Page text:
Continental Life Ins. Co. v. Chamberlain
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132 U.S. 304 (1889)
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U.S. Supreme Court
Continental Life Ins. Co. v. Chamberlain, 132 U.S. 304 (1889)
Continental Life Insurance Company v. Chamberlain
Submitted November 13, 1889
Decided November 25, 1889
132 U.S. 304
In Iowa it is provided by statute that
"any person who shall hereafter solicit insurance or procure applications therefor shall be held to be the soliciting agent of the insurance company or association issuing a policy on such application, or on a renewal thereof, anything in the application or policy to the contrary notwithstanding."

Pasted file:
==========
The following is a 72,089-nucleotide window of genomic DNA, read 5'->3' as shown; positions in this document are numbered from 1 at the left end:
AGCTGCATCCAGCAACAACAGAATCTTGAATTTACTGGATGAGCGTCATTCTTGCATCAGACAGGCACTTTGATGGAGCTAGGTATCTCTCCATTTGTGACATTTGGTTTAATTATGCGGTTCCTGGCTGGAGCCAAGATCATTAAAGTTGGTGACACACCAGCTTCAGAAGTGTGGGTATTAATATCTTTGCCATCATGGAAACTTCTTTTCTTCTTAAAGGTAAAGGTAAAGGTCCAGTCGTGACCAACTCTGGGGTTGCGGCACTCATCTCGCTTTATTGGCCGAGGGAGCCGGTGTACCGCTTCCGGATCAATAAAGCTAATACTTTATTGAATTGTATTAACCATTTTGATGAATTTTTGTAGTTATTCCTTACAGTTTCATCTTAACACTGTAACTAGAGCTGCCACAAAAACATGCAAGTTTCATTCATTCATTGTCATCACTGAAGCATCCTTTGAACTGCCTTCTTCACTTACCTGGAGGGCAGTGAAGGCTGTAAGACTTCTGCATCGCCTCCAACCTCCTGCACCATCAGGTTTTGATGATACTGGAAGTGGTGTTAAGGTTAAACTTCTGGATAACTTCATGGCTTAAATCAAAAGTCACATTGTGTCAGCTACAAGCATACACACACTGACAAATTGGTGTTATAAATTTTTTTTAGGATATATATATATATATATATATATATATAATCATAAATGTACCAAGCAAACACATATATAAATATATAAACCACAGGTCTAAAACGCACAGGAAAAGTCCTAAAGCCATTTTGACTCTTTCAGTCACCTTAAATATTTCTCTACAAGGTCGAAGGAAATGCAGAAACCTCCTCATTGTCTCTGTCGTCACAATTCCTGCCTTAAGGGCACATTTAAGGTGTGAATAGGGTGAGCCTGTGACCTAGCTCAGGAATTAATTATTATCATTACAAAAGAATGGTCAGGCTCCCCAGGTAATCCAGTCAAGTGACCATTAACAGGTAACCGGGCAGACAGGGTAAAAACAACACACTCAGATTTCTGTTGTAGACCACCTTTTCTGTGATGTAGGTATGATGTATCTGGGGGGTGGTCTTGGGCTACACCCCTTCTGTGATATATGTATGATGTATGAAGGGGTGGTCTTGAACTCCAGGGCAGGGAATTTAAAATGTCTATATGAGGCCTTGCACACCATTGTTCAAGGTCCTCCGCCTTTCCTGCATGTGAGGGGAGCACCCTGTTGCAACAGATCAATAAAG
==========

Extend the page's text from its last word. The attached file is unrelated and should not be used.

(1) That a person procuring an application for life insurance in that state became by the force of the statute the agent of the company in that act, and could not be converted into the agent of the assured by any provision in the application.
(2) That, if he filled up the application (which he was not bound to do) or made representations or gave advice as to the character of the answers to be given by the applicant, his acts in these respects were the acts of the insurer.
(3) That a "provision and requirement" (printed on the back of the policy issued on the application) that none of its terms could be modified or forfeitures waived except by an agreement in writing signed by the president or secretary, "whose authority for this purpose will not be delegated," did not change the relation established by the statute of Iowa between the solicitor and
The case is stated in the opinion.